Alberta math, science exams to be multiple choice
Alberta has dropped the handwritten portions of Grade 12 diploma exams in math and science, making the tests entirely multiple choice.
The change to exams in math, applied math, chemistry, biology, physics and science takes effect immediately.
Education Minister Dave Hancock said assessments of the tests showed students scored much the same on the written portion as on the multiple-choice tests.
The change will save $1.7 million each year in printing and marking expenses. The Alberta government has cut this year's education budget by $80 million.
"That shortens the exam period by two and a half days," Hancock said. "It gives more instructional time in the school, it reduces exam anxiety and also reduces the need to draw teachers out of the school at that particular period of time to do marking."
Hancock said the exams are only worth half the final mark so classroom teachers can still assess the students' ability to work out an answer.
"There's room for classroom assessment by teachers in the classroom working with the students who can have a direct one-on-one and understand the skills and ability that student has."
Educators question switch
Jenny Regal of the Calgary Alberta Teachers Association said some students might not do as well on the new exams because the ability to get partial marks on an answer is gone.
"We teach that beginning in elementary. It's not just about the answer, it's about how you get there," she said.
"I would suggest there are better ways of finding $1.7 million in an entire government's budget than to remove that one portion of the diploma exams where the students can truly show how they can figure things out and get partial marks for what they know."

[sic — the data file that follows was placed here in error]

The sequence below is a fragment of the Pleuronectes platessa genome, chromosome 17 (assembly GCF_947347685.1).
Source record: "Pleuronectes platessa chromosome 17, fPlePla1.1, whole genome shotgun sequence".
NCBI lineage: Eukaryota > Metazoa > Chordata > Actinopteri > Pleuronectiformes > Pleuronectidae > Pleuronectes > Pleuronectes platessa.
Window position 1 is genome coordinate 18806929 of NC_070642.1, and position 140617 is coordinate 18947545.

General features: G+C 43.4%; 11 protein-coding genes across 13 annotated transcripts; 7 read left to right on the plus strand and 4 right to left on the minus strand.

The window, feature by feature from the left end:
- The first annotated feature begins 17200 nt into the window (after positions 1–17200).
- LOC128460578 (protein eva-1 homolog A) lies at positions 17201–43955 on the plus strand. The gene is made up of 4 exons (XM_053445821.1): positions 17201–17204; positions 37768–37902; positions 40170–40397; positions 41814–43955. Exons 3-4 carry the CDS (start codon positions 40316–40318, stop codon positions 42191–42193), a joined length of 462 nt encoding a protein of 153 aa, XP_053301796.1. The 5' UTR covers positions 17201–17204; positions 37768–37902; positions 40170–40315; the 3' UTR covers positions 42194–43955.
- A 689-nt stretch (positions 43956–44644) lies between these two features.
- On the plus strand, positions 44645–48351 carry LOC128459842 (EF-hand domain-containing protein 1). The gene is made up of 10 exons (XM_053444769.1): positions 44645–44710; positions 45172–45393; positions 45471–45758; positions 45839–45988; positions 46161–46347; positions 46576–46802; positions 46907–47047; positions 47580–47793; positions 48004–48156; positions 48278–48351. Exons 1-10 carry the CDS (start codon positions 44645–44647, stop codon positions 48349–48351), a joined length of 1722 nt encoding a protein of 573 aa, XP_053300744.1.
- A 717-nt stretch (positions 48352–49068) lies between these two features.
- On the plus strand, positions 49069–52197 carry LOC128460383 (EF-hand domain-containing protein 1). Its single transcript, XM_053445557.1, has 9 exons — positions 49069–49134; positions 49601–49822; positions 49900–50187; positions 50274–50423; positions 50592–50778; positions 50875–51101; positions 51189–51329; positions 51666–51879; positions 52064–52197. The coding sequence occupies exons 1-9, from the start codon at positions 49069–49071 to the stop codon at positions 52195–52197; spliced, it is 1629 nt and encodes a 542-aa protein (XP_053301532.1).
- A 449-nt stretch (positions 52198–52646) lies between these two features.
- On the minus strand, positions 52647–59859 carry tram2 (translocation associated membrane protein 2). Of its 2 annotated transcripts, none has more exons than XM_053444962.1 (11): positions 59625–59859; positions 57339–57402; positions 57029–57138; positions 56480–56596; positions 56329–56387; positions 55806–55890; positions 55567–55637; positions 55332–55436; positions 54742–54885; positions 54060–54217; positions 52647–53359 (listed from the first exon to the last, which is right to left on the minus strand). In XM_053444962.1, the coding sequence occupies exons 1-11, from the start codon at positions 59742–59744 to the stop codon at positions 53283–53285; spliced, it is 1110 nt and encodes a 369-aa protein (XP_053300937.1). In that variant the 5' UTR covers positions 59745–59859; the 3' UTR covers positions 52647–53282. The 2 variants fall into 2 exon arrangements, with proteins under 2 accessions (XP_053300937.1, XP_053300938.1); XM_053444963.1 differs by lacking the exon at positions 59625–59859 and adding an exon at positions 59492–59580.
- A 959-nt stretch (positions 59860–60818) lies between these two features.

Regal said she's worried the next generation of scientists and mathematicians won't be able to communicate to others how they arrive at their answers.
Alberta is making its science exams even worse just to save money, said Jim Field, a University of Calgary education professor.
Science is fundamentally about "curiosity and wonderment," he said, and multi-choice exams can't measure those qualities.
"What I worry about is a curriculum that shifts away from thinking and from imagination to memorize, regurgitate, [and] move on," he said.
"What gets assessed is what gets taught .… That's what schools are going to do. They are going to jump though the hoop. If the hoop is small, then what they're going to do to jump through the hoop is small."
The provincial education department gave CBC News conflicting information about how much money the change would save each year, at first saying $1.7 million, then $3.4 million and later reverting back to the first figure.
- The provincial Education Department originally told CBC News that the change would save $1.7 million a year, then revised that figure to say it would save $3.4 million a year. Later, the department reverted to the first figure, $1.7 million.Sep 21, 2009 11:06 AM MT